Please join me in congratulating Michelle Naiser, ACC, and Jeff Nally, PCC, on being appointed Vice President of Programming and Vice President of Marketing respectively for ICF Ohio Valley. Michelle and Jeff are excellent ambassadors of the professional coaching movement. Michelle joined the chapter in February 2012 and is principal at the Naiser Group. Before launching her coaching business, Michelle was director of organization development for Brown-Forman Corporation. Jeff joined the chapter in January 2009 and is president of Nally Group Inc. Before launching his coaching business, Jeff was executive coaching and assessment portfolio leader for Humana Inc. Both Michelle and Jeff make exceptional additions to the ICF Ohio Valley Charter Chapter leadership team and will help advance the art and science of professional in Kentucky, southern Indiana, southern Ohio, and West Virginia.
6. Upcoming programs
“The Neuroscience of Stress: Discovering the Most Effective Zone in Yourself and in Your Clients”
Thursday, Sept 17, 2015, Noon-1:30 P.M. EST
Earn 1.0 CCEU
Led by Ursula Pottinga, PCC, CPCC
Presented by ICF Ohio Valley Charter Chapter
Chapter members will receive an email to register or visit the chapter website: www.icfohiovalley.org
“Navigating the Portfolio Credentialing Process”
Earning an ICF credential is becoming an increasingly essential aspect of being a professional coach. More and more individuals and organizations are becoming aware of the ICF credential and third-party research shows that ICF credentialed coaches earn more than non-credentialed peers and their clients report higher levels of satisfaction. In an effort to help coaches who are interested in pursuing a credential, ICF Midwest is offering two opportunities for credentialing support for members throughout the Midwest region to navigate the credentialing process.
Monday, Sept 21, 7:00 P.M. EST
Wednesday, Oct 14, 7:00 P.M. EST
You can attend the call that works best for your schedule. If you are unable to attend, a recording will be made and placed on the chapter blog when available. These sessions are offered to you as a benefit of your ICF membership and no registration is required. You simply need to mark the date on your calendar and then at the time of the call, dial 855-257-8693 and enter pin#: 6571223.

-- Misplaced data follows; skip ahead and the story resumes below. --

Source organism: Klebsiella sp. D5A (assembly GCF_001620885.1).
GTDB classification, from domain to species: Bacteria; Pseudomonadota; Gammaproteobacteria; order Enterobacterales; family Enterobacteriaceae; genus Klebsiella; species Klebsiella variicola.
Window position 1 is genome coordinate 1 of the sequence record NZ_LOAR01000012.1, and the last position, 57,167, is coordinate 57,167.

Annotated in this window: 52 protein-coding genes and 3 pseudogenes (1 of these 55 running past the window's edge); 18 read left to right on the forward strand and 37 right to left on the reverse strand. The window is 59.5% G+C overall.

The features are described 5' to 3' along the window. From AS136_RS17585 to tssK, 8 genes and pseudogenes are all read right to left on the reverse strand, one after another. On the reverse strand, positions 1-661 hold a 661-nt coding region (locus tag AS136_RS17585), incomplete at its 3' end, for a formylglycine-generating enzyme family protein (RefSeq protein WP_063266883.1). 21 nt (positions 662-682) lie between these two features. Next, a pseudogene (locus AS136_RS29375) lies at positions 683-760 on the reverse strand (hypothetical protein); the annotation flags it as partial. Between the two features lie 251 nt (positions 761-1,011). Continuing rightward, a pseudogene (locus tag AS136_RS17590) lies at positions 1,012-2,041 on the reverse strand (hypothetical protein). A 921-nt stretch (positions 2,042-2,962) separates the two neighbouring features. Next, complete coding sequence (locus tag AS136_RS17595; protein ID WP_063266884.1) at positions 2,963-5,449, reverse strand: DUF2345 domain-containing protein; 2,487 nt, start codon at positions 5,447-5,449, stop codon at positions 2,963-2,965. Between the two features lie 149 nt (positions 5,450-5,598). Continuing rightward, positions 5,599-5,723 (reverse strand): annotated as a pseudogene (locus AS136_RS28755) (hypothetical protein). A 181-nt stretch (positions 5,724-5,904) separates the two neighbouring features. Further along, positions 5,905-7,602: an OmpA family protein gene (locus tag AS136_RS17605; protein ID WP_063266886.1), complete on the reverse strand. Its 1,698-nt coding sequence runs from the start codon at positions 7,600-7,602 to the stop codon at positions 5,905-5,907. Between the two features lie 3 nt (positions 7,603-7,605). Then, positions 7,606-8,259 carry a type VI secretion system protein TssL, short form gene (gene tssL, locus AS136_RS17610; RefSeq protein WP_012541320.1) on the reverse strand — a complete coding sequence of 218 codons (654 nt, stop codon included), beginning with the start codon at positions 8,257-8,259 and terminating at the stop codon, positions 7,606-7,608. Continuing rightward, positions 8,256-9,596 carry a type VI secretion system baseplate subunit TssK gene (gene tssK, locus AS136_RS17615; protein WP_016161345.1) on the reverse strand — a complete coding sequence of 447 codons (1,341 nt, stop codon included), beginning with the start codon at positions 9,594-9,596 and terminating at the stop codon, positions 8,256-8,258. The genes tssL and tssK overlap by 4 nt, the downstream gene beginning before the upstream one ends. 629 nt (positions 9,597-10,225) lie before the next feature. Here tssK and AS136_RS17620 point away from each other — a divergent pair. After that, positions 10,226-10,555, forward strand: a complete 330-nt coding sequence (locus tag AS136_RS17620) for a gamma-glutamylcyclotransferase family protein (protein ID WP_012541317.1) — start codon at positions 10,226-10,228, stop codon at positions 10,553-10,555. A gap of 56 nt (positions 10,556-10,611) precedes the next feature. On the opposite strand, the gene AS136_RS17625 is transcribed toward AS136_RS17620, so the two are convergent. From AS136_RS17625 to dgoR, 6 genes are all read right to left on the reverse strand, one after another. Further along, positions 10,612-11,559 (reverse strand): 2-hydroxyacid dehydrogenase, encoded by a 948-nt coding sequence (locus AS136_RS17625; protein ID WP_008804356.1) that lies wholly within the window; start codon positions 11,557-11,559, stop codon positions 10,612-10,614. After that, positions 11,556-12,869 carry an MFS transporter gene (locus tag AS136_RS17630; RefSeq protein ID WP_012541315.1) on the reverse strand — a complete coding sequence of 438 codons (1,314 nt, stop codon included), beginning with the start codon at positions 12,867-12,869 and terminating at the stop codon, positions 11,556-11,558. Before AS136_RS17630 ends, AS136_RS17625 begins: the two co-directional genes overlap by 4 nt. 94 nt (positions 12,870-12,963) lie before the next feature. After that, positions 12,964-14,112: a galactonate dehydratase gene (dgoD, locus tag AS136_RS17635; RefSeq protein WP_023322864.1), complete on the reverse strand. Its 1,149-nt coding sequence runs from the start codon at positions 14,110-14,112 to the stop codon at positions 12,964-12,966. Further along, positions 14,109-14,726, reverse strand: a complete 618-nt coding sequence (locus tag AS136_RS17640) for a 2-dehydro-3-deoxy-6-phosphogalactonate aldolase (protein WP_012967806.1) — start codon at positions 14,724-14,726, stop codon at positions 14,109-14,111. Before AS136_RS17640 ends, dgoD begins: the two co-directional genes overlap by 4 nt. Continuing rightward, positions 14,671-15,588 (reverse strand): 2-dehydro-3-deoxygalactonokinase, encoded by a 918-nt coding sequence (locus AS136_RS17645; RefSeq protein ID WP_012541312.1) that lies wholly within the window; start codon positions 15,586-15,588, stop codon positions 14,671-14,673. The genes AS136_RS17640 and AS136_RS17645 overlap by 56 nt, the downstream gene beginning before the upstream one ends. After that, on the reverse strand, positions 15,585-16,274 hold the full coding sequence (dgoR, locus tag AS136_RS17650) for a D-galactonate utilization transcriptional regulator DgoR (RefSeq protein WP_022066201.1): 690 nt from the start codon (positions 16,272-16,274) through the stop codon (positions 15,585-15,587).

7. Participation Opportunities
Interested in shaping the future of the professional coaching community? There are several ways to participate and contribute to the chapter and beyond!
a.) Chapter opportunities: To participate on a chapter committee (programming, marketing, membership, or finance/administration), please contact one of the chapter leaders to express your interest to contribute: www.icfohiovalley.org/leadership/
b.) Conference opportunities: To participate on the team pulling together ICF Midwest conference in Indianapolis, visit: www.icf-midwest.com/volunteers/
c.) Midwest region award task force: There is a special task force led by Cheryl Proctor-Rogers, president-elect of ICF Chicago to improve the Midwest region awards program. Cheryl is currently recruiting coaches from ICF Midwest chapters who have led or been a member of a regional or national awards program. Research and benchmarking will guide the work of this task force and so Cheryl is looking for participants who have conducted a SWOT analysis for their organization. If you have this kind of expertise and are interested in contributing to this task force, please send a short email to Cheryl at firstname.lastname@example.org by September 30. Task force participants will play an instrumental role in identifying opportunities to enhance and/or redesign the current awards program. The task force will begin in November 2015 and conclude in April 2016. Estimated monthly time commitment is eight hours.
8. Global coaching survey
Have you completed the global coaching survey? This survey is coordinated by the International Coach Federation in partnership with PWC. Results will be shared broadly. Ohio members recently hit the 100+ response threshold needed to receive a state-specific breakout. If you have not already done so, please complete the survey and pass it along to non-member coaches. Both ICF member and non-members can complete the survey. The goal is to provide a pulse view of the state of coaching both globally and locally. This is a wonderful opportunity to better understand the skill, profession, and industry that is professional coaching. To complete the survey or share it with a coach that is not an ICF member, go to: www.coachsurvey2015.com.
9. Member blog post
Have you checked out the chapter blog post — Marketing is Messed Up! by chapter member Kristen Beireis? Kristen is a three-time marketing chair of the ICF Midwest Conference and will present a special program for chapter members later in the year. If you haven’t yet, be sure to read Kristen’s post on the chapter blog, visit: www.icfohiovalley.org/blog/ If you would like to contribute a post for the ICF Ohio Valley chapter blog, visit: www.icfohiovalley.org/blog/blog-submission-guidelines/